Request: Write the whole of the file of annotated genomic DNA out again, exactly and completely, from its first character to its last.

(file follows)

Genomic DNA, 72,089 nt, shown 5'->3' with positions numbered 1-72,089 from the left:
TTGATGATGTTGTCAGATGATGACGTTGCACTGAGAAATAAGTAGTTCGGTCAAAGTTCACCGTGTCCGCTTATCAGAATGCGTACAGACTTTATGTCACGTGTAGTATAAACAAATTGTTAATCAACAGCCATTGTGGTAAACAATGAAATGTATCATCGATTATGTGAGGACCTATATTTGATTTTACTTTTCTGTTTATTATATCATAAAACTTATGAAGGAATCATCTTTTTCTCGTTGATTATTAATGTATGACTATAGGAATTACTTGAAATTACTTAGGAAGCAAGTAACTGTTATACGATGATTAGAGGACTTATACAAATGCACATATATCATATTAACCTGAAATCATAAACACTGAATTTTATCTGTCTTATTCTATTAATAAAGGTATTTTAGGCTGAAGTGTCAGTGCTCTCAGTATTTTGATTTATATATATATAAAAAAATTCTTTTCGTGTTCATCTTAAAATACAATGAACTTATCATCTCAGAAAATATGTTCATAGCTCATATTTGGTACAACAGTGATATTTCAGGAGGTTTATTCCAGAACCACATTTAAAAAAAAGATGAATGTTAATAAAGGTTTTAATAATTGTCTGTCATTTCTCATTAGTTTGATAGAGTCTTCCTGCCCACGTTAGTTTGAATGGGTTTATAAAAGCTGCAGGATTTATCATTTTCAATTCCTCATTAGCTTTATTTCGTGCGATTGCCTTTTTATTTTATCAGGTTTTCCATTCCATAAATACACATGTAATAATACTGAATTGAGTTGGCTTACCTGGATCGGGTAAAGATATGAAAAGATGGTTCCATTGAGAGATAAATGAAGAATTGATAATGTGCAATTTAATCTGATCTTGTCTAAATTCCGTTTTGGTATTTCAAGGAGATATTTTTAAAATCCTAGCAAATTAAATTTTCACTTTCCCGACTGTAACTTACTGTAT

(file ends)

Genomic DNA, 72,089 nt, shown 5'->3' with positions numbered 1-72,089 from the left:
TTGATGATGTTGTCAGATGATGACGTTGCACTGAGAAATAAGTAGTTCGGTCAAAGTTCACCGTGTCCGCTTATCAGAATGCGTACAGACTTTATGTCACGTGTAGTATAAACAAATTGTTAATCAACAGCCATTGTGGTAAACAATGAAATGTATCATCGATTATGTGAGGACCTATATTTGATTTTACTTTTCTGTTTATTATATCATAAAACTTATGAAGGAATCATCTTTTTCTCGTTGATTATTAATGTATGACTATAGGAATTACTTGAAATTACTTAGGAAGCAAGTAACTGTTATACGATGATTAGAGGACTTATACAAATGCACATATATCATATTAACCTGAAATCATAAACACTGAATTTTATCTGTCTTATTCTATTAATAAAGGTATTTTAGGCTGAAGTGTCAGTGCTCTCAGTATTTTGATTTATATATATATAAAAAAATTCTTTTCGTGTTCATCTTAAAATACAATGAACTTATCATCTCAGAAAATATGTTCATAGCTCATATTTGGTACAACAGTGATATTTCAGGAGGTTTATTCCAGAACCACATTTAAAAAAAAGATGAATGTTAATAAAGGTTTTAATAATTGTCTGTCATTTCTCATTAGTTTGATAGAGTCTTCCTGCCCACGTTAGTTTGAATGGGTTTATAAAAGCTGCAGGATTTATCATTTTCAATTCCTCATTAGCTTTATTTCGTGCGATTGCCTTTTTATTTTATCAGGTTTTCCATTCCATAAATACACATGTAATAATACTGAATTGAGTTGGCTTACCTGGATCGGGTAAAGATATGAAAAGATGGTTCCATTGAGAGATAAATGAAGAATTGATAATGTGCAATTTAATCTGATCTTGTCTAAATTCCGTTTTGGTATTTCAAGGAGATATTTTTAAAATCCTAGCAAATTAAATTTTCACTTTCCCGACTGTAACTTACTGTAT